The two or more metalloprotease inhibitors may comprise a pro-inflammatory cytokine inhibitor and an antioxidant or catechin.

The pro-inflammatory cytokine inhibitor may be an antibiotic such as a tetracycline antibiotic and/or a macrolide antibiotic.

The antibiotic may be doxycycline, erythromycin, clarythromycin and azithromycin.

The antioxidant or catechin may be epigallocatechin gallate (EGCG), a green tea extract, fish oil and/or a fish oil extract.

The antioxidant or catechin may be caffeine-free.

The fish oil extract may comprise omega-3-polyunsaturated fatty-acids (n3-PUFA).

The inhibitor of cell activity may also inhibit cell proliferation and/or proteoglycan production.

Suitably the inhibitor of proteoglycan production may be a steroid.

The steroid may be a glucocorticoid steroid.

The glucocorticoid steroid may be dexamethasone.

In one suitable embodiment the composition of the tenth aspect may comprise copper ibuprofenate, doxcycyline, EGCG and dexamethasone.

In an eleventh aspect the invention provides a method for manufacturing a composition according to the seventh or eighth aspects for the treatment of a connective tissue disease or condition.

In a twelfth aspect the invention provides a method for selecting a pharmacological treatment or a method of designing a training regime for a subject in. need thereof, the method including scanning a connective tissue or part thereof according to the method of the first aspect or using the computer code of the fourth aspect and based on the comparison selecting the pharmacological treatment or designing the training regime.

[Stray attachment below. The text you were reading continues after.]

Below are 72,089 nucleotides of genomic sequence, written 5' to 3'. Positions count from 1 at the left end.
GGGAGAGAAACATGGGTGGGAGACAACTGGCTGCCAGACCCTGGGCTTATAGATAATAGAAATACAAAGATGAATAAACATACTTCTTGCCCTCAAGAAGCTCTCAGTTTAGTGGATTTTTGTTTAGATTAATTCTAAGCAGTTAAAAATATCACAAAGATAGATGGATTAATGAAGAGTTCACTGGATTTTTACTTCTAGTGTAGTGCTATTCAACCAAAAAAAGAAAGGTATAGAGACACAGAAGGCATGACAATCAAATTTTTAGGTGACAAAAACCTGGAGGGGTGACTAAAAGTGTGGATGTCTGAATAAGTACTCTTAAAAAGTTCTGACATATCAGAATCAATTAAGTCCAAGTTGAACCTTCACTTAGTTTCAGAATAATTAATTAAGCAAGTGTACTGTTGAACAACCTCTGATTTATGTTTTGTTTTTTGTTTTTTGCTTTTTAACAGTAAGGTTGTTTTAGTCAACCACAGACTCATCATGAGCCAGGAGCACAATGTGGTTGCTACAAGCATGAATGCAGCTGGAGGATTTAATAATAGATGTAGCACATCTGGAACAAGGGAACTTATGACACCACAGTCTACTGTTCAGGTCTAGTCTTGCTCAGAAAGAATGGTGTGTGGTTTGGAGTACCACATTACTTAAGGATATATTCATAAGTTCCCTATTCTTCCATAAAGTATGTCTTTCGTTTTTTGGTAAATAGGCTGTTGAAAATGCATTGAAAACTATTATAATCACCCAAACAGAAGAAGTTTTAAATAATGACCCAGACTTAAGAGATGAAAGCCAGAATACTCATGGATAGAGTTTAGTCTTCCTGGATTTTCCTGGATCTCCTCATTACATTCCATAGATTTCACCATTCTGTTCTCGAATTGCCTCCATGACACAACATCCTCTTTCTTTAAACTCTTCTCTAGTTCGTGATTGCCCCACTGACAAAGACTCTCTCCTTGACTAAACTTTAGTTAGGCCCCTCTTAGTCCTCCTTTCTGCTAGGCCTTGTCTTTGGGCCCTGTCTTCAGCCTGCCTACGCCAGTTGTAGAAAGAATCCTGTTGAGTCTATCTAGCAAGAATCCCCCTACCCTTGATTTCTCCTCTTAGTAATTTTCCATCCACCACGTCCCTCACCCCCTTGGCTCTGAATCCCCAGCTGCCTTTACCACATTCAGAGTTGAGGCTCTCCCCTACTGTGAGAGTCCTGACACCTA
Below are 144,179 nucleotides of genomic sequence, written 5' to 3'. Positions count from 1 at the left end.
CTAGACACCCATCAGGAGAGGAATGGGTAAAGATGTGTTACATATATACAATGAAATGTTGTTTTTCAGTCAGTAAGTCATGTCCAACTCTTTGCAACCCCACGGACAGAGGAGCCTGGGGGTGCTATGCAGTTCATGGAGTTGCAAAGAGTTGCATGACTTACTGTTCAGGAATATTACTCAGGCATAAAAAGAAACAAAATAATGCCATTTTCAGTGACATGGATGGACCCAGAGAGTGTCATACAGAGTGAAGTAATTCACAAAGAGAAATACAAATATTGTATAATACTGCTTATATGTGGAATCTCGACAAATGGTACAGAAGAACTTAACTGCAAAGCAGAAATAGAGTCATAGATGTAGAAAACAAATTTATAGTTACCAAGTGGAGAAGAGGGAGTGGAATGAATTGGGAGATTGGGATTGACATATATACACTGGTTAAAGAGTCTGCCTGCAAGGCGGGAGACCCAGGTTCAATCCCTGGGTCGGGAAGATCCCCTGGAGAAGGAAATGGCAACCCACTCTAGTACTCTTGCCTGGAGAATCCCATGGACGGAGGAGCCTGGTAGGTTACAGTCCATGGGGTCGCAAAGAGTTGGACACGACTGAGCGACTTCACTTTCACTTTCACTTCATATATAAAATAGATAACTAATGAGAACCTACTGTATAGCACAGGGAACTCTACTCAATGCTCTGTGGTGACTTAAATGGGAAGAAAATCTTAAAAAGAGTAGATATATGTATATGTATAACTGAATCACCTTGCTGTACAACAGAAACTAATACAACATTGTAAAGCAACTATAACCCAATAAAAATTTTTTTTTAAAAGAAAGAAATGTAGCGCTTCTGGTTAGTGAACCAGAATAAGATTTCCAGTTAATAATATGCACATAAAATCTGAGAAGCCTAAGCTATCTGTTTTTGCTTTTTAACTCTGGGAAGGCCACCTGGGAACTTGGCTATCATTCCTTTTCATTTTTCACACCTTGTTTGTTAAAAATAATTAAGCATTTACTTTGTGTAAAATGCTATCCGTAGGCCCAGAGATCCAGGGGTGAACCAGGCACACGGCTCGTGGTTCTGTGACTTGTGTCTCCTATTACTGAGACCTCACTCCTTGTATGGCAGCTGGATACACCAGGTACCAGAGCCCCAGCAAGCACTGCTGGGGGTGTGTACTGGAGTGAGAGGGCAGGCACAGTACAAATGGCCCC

As used herein, except where the context requires otherwise, the term “comprise” and variations of the term, such as “comprising”, “comprises” and “comprised”, are not intended to exclude further additives, components, integers or steps.

The methods, systems, and apparatuses are set forth in part in the description which follows, and in part will be obvious from the description, or can be learned by practice of the methods, apparatuses, and systems. The advantages of the methods, apparatuses, and systems will be realized and attained by means of the elements and combinations particularly pointed out in the appended claims. It is to be understood that both the foregoing general description and the following detailed description are exemplary and explanatory only and are not restrictive of the methods, apparatuses, and systems, as claimed.

BRIEF DESCRIPTION OF THE DRAWINGS

In the accompanying figures, like elements are identified by like reference numerals among the several preferred embodiments of the present invention.